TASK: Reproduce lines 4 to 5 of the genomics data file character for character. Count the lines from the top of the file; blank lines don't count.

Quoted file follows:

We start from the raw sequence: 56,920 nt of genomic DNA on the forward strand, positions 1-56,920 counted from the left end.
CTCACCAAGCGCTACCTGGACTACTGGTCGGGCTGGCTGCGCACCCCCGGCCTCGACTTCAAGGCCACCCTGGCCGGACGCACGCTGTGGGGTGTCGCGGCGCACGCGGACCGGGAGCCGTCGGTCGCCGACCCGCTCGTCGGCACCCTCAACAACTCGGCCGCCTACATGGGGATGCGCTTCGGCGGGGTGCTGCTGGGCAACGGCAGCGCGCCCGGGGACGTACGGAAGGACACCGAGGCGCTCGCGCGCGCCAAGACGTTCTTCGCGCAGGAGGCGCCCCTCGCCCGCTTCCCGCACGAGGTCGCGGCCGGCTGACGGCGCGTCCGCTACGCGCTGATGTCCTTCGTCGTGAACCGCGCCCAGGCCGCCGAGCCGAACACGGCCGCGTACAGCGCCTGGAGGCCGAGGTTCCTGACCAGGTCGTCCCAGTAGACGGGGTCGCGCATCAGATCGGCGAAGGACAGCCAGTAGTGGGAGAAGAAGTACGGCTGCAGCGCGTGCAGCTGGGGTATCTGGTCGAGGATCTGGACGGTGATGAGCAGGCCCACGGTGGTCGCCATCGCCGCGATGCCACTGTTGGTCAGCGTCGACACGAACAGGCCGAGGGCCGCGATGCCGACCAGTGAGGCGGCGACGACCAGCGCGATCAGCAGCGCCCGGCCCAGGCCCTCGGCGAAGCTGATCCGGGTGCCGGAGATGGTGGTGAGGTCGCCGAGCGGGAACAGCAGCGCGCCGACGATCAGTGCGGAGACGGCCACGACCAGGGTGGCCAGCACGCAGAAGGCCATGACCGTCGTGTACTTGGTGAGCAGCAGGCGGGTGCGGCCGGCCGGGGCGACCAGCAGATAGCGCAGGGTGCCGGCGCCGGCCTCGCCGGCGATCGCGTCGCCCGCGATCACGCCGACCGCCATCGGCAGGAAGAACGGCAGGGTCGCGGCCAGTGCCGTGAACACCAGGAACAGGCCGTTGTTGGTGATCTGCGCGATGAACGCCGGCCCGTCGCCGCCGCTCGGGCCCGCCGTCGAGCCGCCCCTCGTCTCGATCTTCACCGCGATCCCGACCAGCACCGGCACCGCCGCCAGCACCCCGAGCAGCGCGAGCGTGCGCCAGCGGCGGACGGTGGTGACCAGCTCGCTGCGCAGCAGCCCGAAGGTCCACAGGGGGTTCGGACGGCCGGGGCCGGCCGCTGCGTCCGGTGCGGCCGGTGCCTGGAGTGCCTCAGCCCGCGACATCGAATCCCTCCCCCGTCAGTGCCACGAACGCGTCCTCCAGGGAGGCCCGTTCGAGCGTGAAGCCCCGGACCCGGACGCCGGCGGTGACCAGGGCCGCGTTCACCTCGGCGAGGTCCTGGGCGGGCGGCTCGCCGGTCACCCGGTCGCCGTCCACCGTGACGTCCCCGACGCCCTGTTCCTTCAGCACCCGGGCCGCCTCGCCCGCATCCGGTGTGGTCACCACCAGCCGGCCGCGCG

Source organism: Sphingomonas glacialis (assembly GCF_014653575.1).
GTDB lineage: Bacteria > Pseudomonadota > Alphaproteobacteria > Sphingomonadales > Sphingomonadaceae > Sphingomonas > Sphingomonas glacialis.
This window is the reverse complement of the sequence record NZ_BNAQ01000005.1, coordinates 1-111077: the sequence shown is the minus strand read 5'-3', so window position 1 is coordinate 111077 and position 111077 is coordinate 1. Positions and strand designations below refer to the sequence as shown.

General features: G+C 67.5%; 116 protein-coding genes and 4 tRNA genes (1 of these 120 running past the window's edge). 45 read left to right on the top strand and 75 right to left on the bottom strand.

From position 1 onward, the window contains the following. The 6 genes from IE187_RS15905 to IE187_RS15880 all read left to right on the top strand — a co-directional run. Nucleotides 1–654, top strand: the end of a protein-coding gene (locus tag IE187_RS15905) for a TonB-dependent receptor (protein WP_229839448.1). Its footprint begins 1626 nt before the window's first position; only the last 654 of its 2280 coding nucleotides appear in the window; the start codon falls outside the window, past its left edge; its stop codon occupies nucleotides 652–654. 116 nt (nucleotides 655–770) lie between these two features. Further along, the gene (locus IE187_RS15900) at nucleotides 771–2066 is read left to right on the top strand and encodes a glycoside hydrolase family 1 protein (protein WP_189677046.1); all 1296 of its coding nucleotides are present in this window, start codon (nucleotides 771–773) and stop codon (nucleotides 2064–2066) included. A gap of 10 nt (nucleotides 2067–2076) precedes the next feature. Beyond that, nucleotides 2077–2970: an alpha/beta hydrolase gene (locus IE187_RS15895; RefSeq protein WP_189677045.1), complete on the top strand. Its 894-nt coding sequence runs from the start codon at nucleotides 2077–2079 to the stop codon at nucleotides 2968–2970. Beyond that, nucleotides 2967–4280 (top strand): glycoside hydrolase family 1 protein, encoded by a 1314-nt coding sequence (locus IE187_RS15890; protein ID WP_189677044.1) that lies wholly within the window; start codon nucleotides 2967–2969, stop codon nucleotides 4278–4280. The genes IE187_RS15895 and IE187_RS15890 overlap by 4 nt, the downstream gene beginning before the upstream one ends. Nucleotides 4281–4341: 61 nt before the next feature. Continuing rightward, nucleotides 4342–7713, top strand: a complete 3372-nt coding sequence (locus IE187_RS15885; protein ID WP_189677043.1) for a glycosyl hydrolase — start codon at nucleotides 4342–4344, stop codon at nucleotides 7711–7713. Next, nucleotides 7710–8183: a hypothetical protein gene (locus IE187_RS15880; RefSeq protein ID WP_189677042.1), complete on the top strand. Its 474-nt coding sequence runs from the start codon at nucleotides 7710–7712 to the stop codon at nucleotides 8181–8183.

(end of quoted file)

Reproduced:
GTDB lineage: Bacteria > Pseudomonadota > Alphaproteobacteria > Sphingomonadales > Sphingomonadaceae > Sphingomonas > Sphingomonas glacialis.
This window is the reverse complement of the sequence record NZ_BNAQ01000005.1, coordinates 1-111077: the sequence shown is the minus strand read 5'-3', so window position 1 is coordinate 111077 and position 111077 is coordinate 1. Positions and strand designations below refer to the sequence as shown.